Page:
Connor J. Fitzmaurice and Brian J. Gareau. Organic Futures: Struggling for Sustainability on the Small Farm. Yale University Press, 2016.
This is an academic analysis of organic farming by two sociologists based on classic ethnographic fieldwork at a small organic farm in Massachusetts. They introduce this book by exploring the meaning and consequences of organic “bifurcation,”
the observation that there are increasingly two organic sectors, one made up of relatively large farms that look more and more like the highly mechanized and highly capitalized conventional farms of agro-industry, and the other made up of small farms that are less mechanized, less highly capitalized more likely to sell directly to the consumer, and (at least in some cases) less likely to consider profit ahead of other concerns…we hope to extend and complicate the concept of bifurcation by paying attention to the relational, emotional, and moral underpinnings of organic farmers’ market relationships.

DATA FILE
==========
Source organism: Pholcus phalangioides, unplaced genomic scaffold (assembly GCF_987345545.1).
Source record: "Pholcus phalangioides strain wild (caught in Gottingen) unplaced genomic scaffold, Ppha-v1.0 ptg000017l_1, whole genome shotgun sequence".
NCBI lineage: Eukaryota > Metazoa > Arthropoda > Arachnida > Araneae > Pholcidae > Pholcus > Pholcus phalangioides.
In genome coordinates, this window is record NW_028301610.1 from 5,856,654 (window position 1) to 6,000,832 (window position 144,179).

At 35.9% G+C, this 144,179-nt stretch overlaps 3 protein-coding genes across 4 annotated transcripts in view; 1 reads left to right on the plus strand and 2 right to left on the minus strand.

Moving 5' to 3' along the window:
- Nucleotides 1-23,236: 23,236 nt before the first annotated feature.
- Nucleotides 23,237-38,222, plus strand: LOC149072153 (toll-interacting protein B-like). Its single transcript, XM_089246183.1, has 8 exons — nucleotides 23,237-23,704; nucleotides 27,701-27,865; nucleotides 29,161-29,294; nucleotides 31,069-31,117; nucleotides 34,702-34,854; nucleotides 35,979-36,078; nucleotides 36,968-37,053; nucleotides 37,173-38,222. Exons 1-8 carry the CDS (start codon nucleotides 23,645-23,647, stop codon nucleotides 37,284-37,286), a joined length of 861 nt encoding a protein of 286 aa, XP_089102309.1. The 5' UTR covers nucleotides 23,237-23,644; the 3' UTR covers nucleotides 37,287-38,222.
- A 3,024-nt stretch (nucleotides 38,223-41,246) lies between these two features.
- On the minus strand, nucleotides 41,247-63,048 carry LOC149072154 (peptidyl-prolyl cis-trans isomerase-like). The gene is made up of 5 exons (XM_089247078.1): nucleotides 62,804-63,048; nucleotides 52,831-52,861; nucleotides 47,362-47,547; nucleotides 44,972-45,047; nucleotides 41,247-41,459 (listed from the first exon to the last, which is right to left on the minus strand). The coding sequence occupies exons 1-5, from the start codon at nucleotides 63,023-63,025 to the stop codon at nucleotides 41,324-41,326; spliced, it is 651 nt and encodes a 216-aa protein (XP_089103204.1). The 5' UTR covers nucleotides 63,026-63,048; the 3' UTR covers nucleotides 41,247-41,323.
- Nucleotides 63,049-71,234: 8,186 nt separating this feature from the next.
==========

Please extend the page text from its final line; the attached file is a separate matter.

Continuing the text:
In trying to make a living in organic farming and to maintain personal values about how organic farming should be done, farmers encounter “moral, economic, and relational ambiguities.” The authors refer to ways in which farmers manage those ambiguities as “good matches.” Much of the book deals with what organic farmers have to do to achieve such matches.
This is real-world analysis. Anyone interested in becoming a small farmer, or in what is entailed in doing this work, will find this book a reality check.